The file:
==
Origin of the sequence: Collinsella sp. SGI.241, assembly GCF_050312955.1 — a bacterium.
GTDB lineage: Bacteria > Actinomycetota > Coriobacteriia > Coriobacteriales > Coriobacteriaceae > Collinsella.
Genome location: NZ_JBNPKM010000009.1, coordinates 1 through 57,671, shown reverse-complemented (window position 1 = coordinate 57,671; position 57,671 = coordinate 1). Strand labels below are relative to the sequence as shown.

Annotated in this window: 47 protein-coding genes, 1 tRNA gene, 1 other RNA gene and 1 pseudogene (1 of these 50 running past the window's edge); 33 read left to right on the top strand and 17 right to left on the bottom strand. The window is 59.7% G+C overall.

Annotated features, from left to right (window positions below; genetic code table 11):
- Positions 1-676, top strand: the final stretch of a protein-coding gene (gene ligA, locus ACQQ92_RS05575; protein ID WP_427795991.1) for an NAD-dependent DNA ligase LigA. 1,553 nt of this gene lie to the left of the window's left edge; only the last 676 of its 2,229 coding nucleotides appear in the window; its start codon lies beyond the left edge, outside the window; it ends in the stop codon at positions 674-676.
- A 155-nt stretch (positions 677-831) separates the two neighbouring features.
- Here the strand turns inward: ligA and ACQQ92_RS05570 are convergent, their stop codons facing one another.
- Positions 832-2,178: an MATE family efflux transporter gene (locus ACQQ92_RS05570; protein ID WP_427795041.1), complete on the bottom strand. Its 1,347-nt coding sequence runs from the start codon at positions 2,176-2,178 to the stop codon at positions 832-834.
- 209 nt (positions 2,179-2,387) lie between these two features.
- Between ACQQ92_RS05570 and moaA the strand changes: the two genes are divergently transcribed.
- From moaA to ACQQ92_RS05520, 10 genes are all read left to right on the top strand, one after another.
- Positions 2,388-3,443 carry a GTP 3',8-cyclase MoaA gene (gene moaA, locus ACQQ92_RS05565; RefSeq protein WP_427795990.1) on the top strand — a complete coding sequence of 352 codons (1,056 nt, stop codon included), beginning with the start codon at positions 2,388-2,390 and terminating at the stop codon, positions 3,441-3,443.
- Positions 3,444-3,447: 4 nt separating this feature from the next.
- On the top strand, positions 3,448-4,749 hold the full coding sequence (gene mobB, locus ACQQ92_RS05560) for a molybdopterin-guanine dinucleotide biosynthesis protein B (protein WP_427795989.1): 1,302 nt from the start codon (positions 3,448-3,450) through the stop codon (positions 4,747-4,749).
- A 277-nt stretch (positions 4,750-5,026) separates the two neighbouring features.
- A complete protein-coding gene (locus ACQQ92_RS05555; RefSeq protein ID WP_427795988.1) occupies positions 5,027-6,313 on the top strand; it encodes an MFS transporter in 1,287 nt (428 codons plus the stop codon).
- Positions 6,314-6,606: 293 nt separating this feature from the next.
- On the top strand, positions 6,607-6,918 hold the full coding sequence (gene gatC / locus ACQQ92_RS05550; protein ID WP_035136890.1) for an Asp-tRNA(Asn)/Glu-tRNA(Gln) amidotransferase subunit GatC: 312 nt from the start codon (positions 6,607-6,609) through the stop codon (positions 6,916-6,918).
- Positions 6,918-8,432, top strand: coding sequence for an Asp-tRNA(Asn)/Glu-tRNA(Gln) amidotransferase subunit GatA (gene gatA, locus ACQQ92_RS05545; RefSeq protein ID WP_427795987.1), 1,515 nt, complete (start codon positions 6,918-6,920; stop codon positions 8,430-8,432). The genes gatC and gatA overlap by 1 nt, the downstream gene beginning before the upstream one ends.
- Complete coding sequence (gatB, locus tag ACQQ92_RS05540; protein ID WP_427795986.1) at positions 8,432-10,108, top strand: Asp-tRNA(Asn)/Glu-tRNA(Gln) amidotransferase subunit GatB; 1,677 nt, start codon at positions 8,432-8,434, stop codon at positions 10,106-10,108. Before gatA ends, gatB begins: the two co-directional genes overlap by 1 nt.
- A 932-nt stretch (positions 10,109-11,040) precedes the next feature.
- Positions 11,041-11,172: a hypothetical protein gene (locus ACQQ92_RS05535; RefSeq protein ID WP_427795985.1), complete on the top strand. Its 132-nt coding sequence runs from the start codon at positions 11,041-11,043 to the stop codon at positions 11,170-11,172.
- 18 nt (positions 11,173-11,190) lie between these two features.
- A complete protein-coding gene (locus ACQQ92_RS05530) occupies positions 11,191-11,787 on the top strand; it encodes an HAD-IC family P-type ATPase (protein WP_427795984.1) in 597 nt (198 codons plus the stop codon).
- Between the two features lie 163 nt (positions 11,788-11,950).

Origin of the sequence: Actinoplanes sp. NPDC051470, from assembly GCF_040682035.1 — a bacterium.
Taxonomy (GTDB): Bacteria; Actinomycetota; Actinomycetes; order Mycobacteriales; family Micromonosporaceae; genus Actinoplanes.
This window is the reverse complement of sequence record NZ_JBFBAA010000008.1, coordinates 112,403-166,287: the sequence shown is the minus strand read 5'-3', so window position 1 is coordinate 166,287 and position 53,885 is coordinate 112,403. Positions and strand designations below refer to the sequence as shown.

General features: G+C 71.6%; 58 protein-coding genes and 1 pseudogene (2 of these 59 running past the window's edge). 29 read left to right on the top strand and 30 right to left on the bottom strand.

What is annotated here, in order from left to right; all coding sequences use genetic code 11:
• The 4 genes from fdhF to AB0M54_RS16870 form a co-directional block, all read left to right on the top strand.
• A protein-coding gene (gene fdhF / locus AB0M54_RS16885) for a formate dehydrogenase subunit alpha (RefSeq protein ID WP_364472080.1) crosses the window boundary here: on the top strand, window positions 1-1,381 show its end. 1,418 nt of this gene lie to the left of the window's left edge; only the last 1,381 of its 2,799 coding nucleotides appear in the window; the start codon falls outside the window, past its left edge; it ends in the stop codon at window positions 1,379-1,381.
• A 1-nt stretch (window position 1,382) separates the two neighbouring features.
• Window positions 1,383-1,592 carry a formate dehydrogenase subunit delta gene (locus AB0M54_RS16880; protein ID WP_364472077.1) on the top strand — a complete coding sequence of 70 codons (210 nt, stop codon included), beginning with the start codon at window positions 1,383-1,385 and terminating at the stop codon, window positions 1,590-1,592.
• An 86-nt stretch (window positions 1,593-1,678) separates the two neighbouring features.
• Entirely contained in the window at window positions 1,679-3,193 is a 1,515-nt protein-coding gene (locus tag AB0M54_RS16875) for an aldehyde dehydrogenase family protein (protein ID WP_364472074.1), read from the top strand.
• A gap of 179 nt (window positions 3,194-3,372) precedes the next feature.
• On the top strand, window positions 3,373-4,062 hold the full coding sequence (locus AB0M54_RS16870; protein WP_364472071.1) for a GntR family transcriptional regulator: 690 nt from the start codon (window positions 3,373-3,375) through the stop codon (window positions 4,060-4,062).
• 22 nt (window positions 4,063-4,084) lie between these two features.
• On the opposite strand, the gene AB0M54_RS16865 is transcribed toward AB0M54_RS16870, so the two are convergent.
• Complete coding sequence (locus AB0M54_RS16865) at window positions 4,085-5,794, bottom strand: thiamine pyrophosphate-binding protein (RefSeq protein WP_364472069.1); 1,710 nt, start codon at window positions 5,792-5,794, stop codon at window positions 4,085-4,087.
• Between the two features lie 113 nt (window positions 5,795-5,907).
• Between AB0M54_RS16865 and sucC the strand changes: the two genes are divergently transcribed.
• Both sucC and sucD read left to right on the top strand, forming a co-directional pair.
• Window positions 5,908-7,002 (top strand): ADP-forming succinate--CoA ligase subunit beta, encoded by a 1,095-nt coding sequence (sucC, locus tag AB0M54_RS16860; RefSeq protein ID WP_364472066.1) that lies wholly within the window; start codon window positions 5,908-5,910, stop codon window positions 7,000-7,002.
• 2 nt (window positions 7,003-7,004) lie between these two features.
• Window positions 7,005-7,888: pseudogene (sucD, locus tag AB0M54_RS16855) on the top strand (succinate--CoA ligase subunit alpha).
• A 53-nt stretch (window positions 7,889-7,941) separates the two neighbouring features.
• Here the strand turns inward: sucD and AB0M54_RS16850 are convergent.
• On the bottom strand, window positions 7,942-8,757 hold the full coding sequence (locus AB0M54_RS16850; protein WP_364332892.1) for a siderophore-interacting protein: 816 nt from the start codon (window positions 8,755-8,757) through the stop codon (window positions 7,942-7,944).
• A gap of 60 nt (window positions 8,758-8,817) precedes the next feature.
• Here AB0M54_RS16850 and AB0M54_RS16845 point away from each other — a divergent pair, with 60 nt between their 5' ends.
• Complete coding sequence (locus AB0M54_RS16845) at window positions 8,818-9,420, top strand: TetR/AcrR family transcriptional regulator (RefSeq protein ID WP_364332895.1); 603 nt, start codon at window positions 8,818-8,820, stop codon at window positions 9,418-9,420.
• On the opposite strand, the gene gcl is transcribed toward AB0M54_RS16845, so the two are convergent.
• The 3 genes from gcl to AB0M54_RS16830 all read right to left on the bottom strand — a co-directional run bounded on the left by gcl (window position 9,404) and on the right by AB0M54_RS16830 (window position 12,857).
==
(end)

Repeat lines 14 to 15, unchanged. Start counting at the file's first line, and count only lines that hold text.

- Positions 3,444-3,447: 4 nt separating this feature from the next.
- On the top strand, positions 3,448-4,749 hold the full coding sequence (gene mobB, locus ACQQ92_RS05560) for a molybdopterin-guanine dinucleotide biosynthesis protein B (protein WP_427795989.1): 1,302 nt from the start codon (positions 3,448-3,450) through the stop codon (positions 4,747-4,749).